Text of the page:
As we have reported previously, the new HEVC compression standard is about much more than enabling Ultra High Definition TV. The market that could benefit most, short and long-term, is OTT and multi-screen TV but the ability to halve bit rates or ramp up picture quality in the same bandwidth has implications for HDTV, too. The IPTV operator Swisscom has already said it will use HEVC in 2014 to increase picture quality and extend the reach of HDTV to near-100% of its network.
Speaking on a Videonet webcast about HEVC, Boris Felts, VP Products at Envivio, pointed out recently: â€œThere are quite a few IPTV subscribers who are not eligible for HD services and with HEVC, telcos will be able to offer HD in limited bandwidth locations. HEVC will also increase the number of people who are eligible for any kind of IPTV service. Right now if you drop under 1Mbps in bandwidth availability there is no service the telco can offer you. The telcos are looking at different ways to solve this: one approach is offering OTT without guaranteed QoS and the other way is to use HEVC so video can penetrate further into the network.â€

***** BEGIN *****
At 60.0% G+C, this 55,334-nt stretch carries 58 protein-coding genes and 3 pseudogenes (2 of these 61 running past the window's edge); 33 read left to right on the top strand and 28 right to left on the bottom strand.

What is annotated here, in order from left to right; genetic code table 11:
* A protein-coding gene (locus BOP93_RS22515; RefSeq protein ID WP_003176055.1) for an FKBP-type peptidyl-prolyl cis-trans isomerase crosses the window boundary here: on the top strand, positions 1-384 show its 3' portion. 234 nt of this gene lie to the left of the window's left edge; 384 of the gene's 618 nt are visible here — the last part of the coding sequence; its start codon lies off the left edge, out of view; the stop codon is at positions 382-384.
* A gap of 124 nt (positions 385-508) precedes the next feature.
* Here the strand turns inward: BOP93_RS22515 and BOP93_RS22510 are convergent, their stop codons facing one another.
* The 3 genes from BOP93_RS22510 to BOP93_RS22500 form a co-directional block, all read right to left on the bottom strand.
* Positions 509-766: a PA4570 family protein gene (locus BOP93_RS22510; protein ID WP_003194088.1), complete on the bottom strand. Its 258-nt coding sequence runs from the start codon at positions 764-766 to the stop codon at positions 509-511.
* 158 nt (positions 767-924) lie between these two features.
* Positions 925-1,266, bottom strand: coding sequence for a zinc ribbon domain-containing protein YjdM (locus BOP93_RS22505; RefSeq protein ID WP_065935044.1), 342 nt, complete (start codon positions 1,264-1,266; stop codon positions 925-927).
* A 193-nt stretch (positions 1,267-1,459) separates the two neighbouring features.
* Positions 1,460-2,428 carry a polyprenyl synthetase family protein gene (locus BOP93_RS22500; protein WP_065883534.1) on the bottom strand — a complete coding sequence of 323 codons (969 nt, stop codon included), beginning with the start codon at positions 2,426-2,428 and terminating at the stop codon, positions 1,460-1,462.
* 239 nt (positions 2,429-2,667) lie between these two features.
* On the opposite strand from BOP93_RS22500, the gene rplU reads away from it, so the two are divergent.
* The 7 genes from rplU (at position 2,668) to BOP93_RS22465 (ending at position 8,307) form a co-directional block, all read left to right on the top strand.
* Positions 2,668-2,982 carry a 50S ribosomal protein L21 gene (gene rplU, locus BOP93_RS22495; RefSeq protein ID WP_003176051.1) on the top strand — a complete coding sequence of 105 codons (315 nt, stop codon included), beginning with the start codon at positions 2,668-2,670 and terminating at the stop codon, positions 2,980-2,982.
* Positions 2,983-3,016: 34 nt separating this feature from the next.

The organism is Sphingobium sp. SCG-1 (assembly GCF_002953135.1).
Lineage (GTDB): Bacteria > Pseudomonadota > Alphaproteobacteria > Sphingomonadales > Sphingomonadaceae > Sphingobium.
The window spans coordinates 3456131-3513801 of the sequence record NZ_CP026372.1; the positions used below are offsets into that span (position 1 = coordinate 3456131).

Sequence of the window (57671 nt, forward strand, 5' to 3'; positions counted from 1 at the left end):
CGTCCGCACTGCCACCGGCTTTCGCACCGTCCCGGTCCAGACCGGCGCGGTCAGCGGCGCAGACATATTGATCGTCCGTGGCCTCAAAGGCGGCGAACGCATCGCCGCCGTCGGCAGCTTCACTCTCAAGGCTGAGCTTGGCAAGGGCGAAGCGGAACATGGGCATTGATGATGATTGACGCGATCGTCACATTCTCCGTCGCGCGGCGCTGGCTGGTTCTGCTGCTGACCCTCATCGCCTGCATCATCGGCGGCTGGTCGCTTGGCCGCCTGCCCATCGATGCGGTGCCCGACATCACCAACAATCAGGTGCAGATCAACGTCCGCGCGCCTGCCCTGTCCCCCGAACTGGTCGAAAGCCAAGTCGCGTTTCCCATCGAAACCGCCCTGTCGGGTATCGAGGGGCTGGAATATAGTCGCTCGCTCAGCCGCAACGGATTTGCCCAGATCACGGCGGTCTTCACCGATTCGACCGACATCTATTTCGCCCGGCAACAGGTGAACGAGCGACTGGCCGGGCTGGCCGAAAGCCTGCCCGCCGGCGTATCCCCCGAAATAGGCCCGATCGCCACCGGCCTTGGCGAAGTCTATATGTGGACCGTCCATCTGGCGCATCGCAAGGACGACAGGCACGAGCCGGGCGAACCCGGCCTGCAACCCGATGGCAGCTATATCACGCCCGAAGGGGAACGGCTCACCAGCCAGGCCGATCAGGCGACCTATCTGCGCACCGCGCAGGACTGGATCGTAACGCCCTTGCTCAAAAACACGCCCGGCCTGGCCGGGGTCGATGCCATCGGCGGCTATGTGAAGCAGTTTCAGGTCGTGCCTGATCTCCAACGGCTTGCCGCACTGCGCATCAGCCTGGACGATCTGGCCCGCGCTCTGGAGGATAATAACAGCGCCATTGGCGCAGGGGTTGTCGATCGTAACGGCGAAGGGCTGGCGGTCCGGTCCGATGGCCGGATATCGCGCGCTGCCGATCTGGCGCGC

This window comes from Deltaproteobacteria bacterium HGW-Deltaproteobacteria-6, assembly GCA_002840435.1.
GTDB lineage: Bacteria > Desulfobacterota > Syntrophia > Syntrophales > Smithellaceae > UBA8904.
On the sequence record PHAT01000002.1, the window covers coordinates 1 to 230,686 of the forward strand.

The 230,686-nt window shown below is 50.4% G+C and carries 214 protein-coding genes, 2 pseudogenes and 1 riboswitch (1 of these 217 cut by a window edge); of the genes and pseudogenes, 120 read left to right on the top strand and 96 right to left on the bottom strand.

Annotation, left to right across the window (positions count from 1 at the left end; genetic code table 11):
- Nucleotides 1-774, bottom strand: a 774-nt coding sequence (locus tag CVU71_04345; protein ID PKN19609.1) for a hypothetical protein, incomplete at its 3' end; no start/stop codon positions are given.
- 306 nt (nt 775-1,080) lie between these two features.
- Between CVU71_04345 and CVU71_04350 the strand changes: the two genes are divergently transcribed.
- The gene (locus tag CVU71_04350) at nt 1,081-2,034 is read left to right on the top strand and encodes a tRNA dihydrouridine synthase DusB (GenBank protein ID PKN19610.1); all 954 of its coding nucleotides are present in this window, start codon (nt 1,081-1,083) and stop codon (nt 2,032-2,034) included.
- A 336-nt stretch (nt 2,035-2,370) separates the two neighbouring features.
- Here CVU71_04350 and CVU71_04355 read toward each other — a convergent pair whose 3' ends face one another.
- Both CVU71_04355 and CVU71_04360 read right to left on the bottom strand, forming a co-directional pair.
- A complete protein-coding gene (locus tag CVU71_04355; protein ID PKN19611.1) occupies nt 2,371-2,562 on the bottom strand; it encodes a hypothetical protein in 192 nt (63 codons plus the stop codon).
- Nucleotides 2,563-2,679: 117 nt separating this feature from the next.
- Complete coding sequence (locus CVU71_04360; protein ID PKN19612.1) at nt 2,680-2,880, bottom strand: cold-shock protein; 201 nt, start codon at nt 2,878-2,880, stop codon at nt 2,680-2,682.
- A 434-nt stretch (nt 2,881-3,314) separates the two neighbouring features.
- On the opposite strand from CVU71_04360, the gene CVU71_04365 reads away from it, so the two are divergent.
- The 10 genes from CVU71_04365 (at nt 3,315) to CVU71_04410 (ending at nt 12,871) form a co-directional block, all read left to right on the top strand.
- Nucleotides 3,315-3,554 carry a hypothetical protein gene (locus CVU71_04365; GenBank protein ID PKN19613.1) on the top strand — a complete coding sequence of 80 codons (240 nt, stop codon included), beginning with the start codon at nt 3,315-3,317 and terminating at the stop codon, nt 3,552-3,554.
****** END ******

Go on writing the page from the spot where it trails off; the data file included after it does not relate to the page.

In more mature deployments, and especially in the U.S., the problem facing IPTV providers is how to deliver multiple services into the home. Multi-room TV (including with HD and DVR functionality) is a competitive battleground in that market and traditionally telcos have been disadvantaged by the relatively fixed bandwidth of the final pipe into the home. Felts points out that one way to resolve this is Fibre to the Home but the use of HEVC could delay the day when they need to make that network investment.
HDTV and the likely evolution of the UltraHD market using HEVC were discussed in a recent Videonet webcast, which you can listen to on-demand here.
Pic: Home page photo shows Motorola VIP1963T HDTV IP and/or DTT set-top box. HEVC could increase IP HD set-top box deployments thanks to extended service reach.